Business is actually a different "college" alltogether from Arts and Sciences (of which PSCI is a part). Because the Business school is much smaller and their courses tend to be popular, they are forced to restrict access to their courses to only Business students during the Fall and Spring terms. Arts and Sciences students DO have access to these courses over the summer, however.
No. Most programs don’t care about a W grade here and there. It is when W's become a pattern that a grad or law program may inquire about them. Of course, if there are legitimate reasons why there are multiple W grades (illness, etc.), the student should be able to explain that in their application materials.
Transfer Credit Issues
If you’re planning to take course work at another school and transfer it to CU, the smart thing to do is to check whether it has been approved to fulfill the requirement you need! Check out Transferology for this analysis; we recommend using "Quick Equivalencies" for the fastest way to find transferable courses.
If you are planning to take a course which has not yet been evaluated according to transfer.org, check Arts and Science Transfer Credit Evaluation.
To make sure that your PSCI or ECON coursework from another school will fulfill major requirements here at CU, you need to email your PSCI advisor in advance with the institution name, the course number and title, and a course description. (Note: If the course description is vague, we may ask you for a syllabus.) Also note which requirement you intend to fulfill with the transfer course. We will get back to you within a few days with an evaluation.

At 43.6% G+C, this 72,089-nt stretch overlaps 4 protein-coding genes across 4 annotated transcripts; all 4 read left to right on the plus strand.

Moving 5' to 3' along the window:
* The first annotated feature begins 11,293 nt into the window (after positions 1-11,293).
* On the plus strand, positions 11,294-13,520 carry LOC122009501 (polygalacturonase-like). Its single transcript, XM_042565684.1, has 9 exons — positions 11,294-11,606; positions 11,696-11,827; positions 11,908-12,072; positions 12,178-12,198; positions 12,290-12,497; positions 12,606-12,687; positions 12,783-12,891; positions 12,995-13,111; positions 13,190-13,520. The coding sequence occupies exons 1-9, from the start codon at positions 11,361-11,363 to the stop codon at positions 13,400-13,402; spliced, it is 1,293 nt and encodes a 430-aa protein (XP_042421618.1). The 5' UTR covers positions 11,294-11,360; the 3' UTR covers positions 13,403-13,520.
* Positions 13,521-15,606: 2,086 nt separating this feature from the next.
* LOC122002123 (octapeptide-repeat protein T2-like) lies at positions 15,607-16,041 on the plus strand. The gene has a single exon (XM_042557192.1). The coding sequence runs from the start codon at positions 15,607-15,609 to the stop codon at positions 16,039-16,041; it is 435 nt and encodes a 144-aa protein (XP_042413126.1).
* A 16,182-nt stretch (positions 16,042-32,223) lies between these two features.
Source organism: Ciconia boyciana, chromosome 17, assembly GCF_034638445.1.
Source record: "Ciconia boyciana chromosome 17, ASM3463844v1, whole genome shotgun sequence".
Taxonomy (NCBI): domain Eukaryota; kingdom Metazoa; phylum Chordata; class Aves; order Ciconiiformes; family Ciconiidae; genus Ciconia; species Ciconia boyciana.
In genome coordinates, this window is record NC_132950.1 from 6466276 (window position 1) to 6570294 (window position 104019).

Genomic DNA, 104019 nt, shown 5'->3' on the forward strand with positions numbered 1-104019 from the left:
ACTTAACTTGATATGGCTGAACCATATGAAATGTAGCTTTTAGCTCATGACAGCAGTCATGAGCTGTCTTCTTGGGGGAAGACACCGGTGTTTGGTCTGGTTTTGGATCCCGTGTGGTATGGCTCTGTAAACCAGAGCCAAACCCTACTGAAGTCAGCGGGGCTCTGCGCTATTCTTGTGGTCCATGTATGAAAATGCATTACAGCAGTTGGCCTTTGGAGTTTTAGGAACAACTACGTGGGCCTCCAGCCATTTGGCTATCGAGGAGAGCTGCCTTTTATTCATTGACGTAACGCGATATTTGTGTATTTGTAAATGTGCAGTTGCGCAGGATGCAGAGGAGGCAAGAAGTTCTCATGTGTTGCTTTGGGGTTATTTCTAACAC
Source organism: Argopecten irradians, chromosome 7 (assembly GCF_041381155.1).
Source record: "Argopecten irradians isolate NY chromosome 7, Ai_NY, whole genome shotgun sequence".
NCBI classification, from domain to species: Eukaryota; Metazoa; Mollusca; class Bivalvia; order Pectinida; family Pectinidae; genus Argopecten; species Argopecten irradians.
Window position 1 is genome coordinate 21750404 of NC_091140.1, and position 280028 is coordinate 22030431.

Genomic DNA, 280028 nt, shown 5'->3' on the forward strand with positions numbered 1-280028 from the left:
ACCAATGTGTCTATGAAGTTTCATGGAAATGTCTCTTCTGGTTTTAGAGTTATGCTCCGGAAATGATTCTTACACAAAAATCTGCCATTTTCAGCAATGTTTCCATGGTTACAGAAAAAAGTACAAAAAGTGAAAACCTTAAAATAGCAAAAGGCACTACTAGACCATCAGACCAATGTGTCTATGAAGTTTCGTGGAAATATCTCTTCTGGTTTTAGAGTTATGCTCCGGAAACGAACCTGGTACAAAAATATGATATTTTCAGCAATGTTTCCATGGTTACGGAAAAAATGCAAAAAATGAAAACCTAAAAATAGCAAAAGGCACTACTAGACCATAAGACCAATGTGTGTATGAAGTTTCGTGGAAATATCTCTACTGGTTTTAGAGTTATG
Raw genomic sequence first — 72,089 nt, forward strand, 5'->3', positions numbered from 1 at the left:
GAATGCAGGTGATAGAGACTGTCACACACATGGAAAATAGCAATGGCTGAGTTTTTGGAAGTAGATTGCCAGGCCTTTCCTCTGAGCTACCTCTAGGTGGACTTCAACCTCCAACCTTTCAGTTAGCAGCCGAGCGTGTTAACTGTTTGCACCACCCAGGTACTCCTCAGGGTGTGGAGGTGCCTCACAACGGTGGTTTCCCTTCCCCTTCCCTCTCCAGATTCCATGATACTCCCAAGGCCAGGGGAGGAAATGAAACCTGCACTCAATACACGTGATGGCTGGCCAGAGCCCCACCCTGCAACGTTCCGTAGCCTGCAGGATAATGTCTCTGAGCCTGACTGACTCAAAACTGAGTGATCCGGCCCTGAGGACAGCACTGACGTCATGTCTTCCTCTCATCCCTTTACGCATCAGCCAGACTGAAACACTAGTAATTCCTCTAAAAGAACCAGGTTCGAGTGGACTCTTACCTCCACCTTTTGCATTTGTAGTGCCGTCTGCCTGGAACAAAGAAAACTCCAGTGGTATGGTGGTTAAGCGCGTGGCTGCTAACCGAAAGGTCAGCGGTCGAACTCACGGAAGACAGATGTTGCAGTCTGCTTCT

When you have finished the course with a C- or better, send your transcripts to Admissions at CU to apply the credit to your record. Once you see the course appear on your degree audit, you may need to contact your advisor again in order to have it "pointed" and fulfill the correct major requirement.
Because they are not! CU will accept transfer credit for courses passed with a C- or better at another institution, but will not factor these grades into your CU GPA.
First off, prepare yourself to be as respectful as possible to everyone you speak with regarding the situation. The first step is to speak with your instructor; it is possible they can offer a fuller explanation of why the grade was assigned and resolve the situation to your mutual satisfaction. If the course had Teaching Assistants who graded the material, you should start your discussion with the TA, and progress to the course instructor if necessary. If you speak with the person who graded you and do not feel that your concerns have been addressed, you can view the College policy on grade appeals. You may also find more resources for starting this conversation in the Ombuds Office's guide to talking with a professor about a grade.